Monday, April 23, 2012

Teens and Violent Video Games - What's Really Happening

An issue has been preoccupying my mind - young people who watch violent video games.

In the entertainment world, the video game business is much bigger than the movie industry, with more than $10 billion spent on video game devices and programs every year. In 1996 the US Marine Corps licensed the video game "Doom II" in order to create their own combat simulation game to train soldiers for combat. According to news reports, Norwegian Anders Breivik, who went on a bombing and shooting rampage and killed 77 innocent people, claimed he watched the video game "Call of Duty" for hours on end to sharpen his killing skills.

Only 2 or 3 teenagers out of 100 didn't watch a video game last year, and half of the top-selling games contained violence. If you kill enough people, you get to go to the next level. The question is, are these violent video games harmful to children?

Dr. David Walsh thinks so. He's the author of the best-selling book about teens, Why Do They Act That Way (Free Press, 2004), and president and founder of the National Institute on Media and the Family. Here's his position.

There are actually two sides to this issue. One side points to disturbing studies. The other side says the studies are flawed and inconclusive. It reminds me of the public arguments over whether smoking is harmful or whether humans are contributing to global warming. Here's a summary of the pros and cons.

And here's my two cents, if you're interested.

Behavior patterns are created when a person repeats an action often enough that the brain cells involved physically wire together. A life habit results, and the neural pathway is permanent. And the brain doesn't care whether it's a beneficial behavior or a destructive one. Repeat it often enough and the brain will wire itself to do it automatically. It's one of the most important things the brain does; it's a survival mechanism.More on this...

If a kid plays "World of Warcraft" often enough, his developing brain is going to wire itself for the behaviors involved in playing the game. What if some of those behaviors are the attitude that the game is totally fiction, crazy fun having nothing to do with the real world? Then probably it won't lead to murder and terror. Maybe the kid will turn out to be a great humanitarian. Who knows what kids are feeling and thinking when they play these games? I don't. Do you?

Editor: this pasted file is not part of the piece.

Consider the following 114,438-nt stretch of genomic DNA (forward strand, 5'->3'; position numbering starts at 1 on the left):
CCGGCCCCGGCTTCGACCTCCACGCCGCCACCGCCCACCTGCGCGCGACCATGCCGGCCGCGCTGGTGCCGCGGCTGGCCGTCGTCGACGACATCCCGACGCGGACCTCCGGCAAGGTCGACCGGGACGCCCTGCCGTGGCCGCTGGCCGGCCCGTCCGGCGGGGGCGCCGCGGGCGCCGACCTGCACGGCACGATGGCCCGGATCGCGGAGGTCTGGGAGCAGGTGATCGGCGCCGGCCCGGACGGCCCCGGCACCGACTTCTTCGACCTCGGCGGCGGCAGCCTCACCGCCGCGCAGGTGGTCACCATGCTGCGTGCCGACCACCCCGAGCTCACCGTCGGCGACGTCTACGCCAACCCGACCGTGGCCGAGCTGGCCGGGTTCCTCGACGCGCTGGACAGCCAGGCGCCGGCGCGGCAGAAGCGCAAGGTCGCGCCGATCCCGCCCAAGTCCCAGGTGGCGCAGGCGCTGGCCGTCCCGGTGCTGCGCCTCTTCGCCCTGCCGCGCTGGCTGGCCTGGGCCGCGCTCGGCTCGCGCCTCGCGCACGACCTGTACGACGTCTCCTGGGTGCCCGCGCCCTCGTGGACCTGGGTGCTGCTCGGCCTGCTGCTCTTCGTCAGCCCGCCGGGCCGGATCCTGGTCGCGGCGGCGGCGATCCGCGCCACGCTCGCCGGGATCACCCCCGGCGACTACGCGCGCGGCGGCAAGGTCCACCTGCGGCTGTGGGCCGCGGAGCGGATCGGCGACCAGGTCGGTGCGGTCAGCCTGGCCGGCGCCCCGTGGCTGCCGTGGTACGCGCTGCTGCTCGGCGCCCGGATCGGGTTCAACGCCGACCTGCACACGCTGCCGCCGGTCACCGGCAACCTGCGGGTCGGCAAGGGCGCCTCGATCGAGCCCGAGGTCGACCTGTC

These video games aren't the cause. Like guns don't cause murder. Murderers with guns do. Money isn't the root of all evil. It's the root of a lot of good, too. But money in the wrong hands....

So maybe you think "it's just a game" and it's a good way to keep them off the street. Maybe it even gets them interested in computers. Well, it is just a game and it does keep them off the streets, at least for a while.

For me, the bottom line is a question for parents who think it's cool for their kids to play these games hours on end: "Do you feel lucky today?"

Post by Dennis E. Coates, Ph.D., Copyright 2012. Building Personal Strength . (Permission to use photo purchased from}


Christine Mann said...

This was a SHOCKING video to watch! I'm so proud that our son and daughter-in-law are raising their son focusing on outdoor activities (the kind of thing many of us grew up with and oh, gee, we're pretty good people!) in addition to his video addiction. They're determined to keep a balance and not allow the video to overtake the outdoor. Hope they make it!

Sean said...

Let's see. When few people played video games and you heard of one person doing something bad AND they played video games, it seemed okay to jump to a correlation and assume causation.

Fast forward to the present. Now tens of millions of people play video games and tens of millions of people are completely normal. What happened to the correlation and causation?

What about violence on TV, which 95% of people watch, why doesn't that lead to 95% of people being violent and problematic? Because TV is just stories.

Playing video games is also just stories. It doesn't train you to operate guns or learn combat tactics. It trains you to move the joystick this way and that way to create a positive effect on the screen. Now perhaps to naive and ignorant observer, moving a joystick and seeing a cartoon shoot another cartoon on the screen is the same thing as reality, but most of us can tell the difference.